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Toronto Crosstown LRT | ?m | ?s | Metrolinx | Arcadis

If the Eglinton streetcar is grade-separated, with stations (not shelters) every 800+ metres, runs at high frequencies, etc., no one will care that they're not riding a subway, redevelopment will take place, and people will switch from their cars and ride the line in high numbers. Unfortunately, this is exactly what the city does not want to's hard to believe how much money may be thrown down the well here.
Subway, LRT, streetcar... it's all semantics. The Scarborough RT has been fully integrated onto subway maps and pictorials since day one. No one really cares or really considers it any different than a subway on the surface like the open sections of YUS nad BD. An Eglinton subway with BD like spacing is what most people would want so you're preaching to the choir here.
The Eglinton Subway could run on elevated guideway through the Golden Mile and save cut-and-cover costs, but this may not be conducive to future residential development.
^ if it's cut in Etobicoke and Scarborough, most of it wouldn't need to be covered...there's more than enough room.

People do know and care that the RT is different because it's overcrowded, it's falling apart, it's stations are wind-swept, leaky, and cold, it adds a useless transfer, and it has a penchant for not running properly in the winter.
TTC's Eglinton Crosstown Light Rail Transit web site is up.

Four open houses:

  • Thursday, August 14
    6:30pm to 9:00pm
    Forest Hill Memorial Arena, 340 Chaplin Cres.

  • Tuesday, August 19
    6:30pm to 9:00pm
    Leaside Arena, 1073 Millwood Rd.

  • Monday, August 25
    6:30pm to 9:00pm
    Humber Valley United Church, 76 Anglesey Blvd.

  • Wednesday, August 27
    6:30pm to 9:00pm
    Don Montgomery Community Recreation Centre
    (Formerly the Mid Scarborough Community Centre)
    2467 Eglinton Ave, E.
Stops 850 m apart? Well that's good news at least. Now just build it so it can easily be converted to subway in the future and I'll be happy.
From the Star:

Distance between LRT stops criticized
Planned Eglinton line's wait areas much farther apart than bus stops
Aug 09, 2008 04:30 AM
John Spears
City Hall Bureau

Passengers on the planned Eglinton light rapid transit line will have to walk farther to get to and from their stops, according to information to be presented at public consultation meetings this month.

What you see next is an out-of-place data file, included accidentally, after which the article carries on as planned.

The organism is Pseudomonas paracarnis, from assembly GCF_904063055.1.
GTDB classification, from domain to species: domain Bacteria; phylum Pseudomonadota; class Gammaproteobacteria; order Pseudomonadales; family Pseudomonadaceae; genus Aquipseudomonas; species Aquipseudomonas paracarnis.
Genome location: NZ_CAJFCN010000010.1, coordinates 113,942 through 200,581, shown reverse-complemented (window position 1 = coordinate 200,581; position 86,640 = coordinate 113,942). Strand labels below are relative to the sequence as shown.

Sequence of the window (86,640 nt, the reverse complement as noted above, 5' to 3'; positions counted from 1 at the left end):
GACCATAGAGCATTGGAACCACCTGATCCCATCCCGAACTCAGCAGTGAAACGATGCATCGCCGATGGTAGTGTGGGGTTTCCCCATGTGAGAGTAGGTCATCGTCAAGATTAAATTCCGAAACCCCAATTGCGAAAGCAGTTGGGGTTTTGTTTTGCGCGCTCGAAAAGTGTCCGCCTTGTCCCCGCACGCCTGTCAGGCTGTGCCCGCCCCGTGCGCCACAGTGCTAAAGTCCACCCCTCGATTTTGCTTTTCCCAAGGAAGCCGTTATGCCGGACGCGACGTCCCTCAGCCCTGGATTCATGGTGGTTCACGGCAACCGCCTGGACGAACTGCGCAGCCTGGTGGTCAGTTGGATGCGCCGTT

Existing bus stops along Eglinton Ave. are about 300 metres apart, according to the TTC.

But the stops on the planned LRT line will average 850 metres apart for much of the route, according to the public consultation material, which was presented to City Hall staffers yesterday by TTC officials at a closed-door briefing.

That's similar to the distance between subway stops on the Bloor-Danforth subway line, which average 875 metres apart.

That's too far, says Councillor Michael Walker (Ward 22, St. Paul's). Eglinton runs across the top end of his ward, from Bayview Ave. to Spadina Rd.

"Is that going to make transit more friendly for commuters?" he asked in an interview. "I don't think so."

For example, there will be no stops between Bayview and Mount Pleasant Rd.; the existing buses stop several times. Farther west, there will be no stops between Dufferin St. and Caledonia Rd.

The advantage of having stops farther apart is faster service, the TTC material says. Existing bus service on Eglinton averages 16 to 18 kilometres per hour, while the Bloor-Danforth subway averages 32 kilometres an hour.

The Eglinton LRT won't be as fast as a subway. One person who was at the briefing said TTC officials estimate the speed of the Eglinton LRT at 22 kilometres an hour.

The LRT will use electric-powered streetcars that are about twice as long as Toronto's current streetcars.

The Eglinton LRT, part of Mayor David Miller's Transit City network, will replace buses on Eglinton from Kennedy subway station to Renforth Dr. The service could go as far as the airport.